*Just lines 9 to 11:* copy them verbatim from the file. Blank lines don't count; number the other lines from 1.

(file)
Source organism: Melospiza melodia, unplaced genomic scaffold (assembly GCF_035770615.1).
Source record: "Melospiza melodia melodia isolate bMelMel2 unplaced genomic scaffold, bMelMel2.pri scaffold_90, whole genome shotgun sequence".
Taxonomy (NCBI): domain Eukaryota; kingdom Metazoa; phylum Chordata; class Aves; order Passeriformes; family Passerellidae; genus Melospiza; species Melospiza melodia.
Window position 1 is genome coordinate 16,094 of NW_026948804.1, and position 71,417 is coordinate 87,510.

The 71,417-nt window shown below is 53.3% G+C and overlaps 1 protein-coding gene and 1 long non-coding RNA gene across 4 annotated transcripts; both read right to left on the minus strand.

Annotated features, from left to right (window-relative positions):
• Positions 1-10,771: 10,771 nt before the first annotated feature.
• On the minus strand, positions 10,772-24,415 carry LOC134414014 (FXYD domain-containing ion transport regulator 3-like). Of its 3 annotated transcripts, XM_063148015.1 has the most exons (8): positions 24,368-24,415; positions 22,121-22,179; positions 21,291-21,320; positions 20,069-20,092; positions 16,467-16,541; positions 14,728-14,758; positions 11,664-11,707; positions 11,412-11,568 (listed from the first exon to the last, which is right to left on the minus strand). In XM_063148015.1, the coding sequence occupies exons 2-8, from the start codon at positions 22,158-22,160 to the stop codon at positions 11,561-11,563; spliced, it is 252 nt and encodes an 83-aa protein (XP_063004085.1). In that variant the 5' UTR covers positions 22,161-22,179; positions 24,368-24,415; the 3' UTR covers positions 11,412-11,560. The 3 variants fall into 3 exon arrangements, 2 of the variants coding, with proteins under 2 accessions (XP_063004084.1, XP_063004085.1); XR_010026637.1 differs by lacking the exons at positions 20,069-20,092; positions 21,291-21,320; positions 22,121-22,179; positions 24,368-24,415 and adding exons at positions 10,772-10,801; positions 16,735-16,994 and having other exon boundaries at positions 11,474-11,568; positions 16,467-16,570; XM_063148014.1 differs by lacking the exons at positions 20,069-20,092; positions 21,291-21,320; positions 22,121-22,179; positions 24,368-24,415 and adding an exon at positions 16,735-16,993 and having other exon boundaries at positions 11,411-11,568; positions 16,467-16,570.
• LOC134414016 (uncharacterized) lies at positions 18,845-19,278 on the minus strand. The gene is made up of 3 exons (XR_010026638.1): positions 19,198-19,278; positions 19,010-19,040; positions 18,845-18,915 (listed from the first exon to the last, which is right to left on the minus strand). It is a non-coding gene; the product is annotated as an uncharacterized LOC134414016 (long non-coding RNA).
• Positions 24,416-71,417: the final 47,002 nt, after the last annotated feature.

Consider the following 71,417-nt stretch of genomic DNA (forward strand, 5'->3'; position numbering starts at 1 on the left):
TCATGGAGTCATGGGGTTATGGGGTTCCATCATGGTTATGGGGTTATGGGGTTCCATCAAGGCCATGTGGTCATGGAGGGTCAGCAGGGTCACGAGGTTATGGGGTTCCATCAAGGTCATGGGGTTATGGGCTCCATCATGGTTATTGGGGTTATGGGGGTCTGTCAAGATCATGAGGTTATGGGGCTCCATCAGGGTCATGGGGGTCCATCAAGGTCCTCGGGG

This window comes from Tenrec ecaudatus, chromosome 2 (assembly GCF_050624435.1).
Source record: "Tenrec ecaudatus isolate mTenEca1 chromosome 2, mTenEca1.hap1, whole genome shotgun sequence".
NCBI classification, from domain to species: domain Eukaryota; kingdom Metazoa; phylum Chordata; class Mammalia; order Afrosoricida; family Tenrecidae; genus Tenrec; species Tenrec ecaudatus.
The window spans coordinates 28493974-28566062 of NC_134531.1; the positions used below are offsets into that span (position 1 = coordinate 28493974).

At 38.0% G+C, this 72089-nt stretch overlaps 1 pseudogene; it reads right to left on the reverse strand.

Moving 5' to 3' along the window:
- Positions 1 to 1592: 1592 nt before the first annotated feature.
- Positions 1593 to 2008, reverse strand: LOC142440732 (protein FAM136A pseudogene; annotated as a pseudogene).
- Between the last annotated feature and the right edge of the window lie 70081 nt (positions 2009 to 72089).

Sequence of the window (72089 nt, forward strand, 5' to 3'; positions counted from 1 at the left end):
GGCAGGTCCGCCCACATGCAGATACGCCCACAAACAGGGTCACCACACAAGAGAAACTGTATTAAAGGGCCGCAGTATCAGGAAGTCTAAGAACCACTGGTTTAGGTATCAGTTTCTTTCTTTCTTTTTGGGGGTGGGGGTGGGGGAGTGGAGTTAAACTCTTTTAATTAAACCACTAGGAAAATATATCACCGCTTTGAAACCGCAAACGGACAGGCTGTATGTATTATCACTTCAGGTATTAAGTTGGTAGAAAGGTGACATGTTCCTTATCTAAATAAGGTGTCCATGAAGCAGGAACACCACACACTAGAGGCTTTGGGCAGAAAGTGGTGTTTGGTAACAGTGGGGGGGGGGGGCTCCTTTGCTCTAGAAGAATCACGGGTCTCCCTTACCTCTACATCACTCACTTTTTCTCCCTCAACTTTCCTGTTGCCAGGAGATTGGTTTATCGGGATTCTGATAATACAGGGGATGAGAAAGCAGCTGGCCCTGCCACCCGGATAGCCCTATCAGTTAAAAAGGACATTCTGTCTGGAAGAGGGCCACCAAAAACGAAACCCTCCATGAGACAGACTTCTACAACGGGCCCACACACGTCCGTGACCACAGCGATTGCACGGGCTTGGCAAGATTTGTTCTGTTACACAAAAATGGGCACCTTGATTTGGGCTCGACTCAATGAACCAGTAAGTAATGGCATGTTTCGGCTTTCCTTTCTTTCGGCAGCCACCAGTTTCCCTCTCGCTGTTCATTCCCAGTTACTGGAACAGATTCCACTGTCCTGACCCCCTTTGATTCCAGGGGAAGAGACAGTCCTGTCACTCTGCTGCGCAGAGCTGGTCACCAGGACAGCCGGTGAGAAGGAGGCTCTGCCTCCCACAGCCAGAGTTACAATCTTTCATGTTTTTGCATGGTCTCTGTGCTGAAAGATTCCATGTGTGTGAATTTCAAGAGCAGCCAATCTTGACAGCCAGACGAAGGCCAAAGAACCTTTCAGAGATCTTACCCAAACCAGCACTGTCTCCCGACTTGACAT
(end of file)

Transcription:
• LOC134414016 (uncharacterized) lies at positions 18,845-19,278 on the minus strand. The gene is made up of 3 exons (XR_010026638.1): positions 19,198-19,278; positions 19,010-19,040; positions 18,845-18,915 (listed from the first exon to the last, which is right to left on the minus strand). It is a non-coding gene; the product is annotated as an uncharacterized LOC134414016 (long non-coding RNA).
• Positions 24,416-71,417: the final 47,002 nt, after the last annotated feature.

Consider the following 71,417-nt stretch of genomic DNA (forward strand, 5'->3'; position numbering starts at 1 on the left):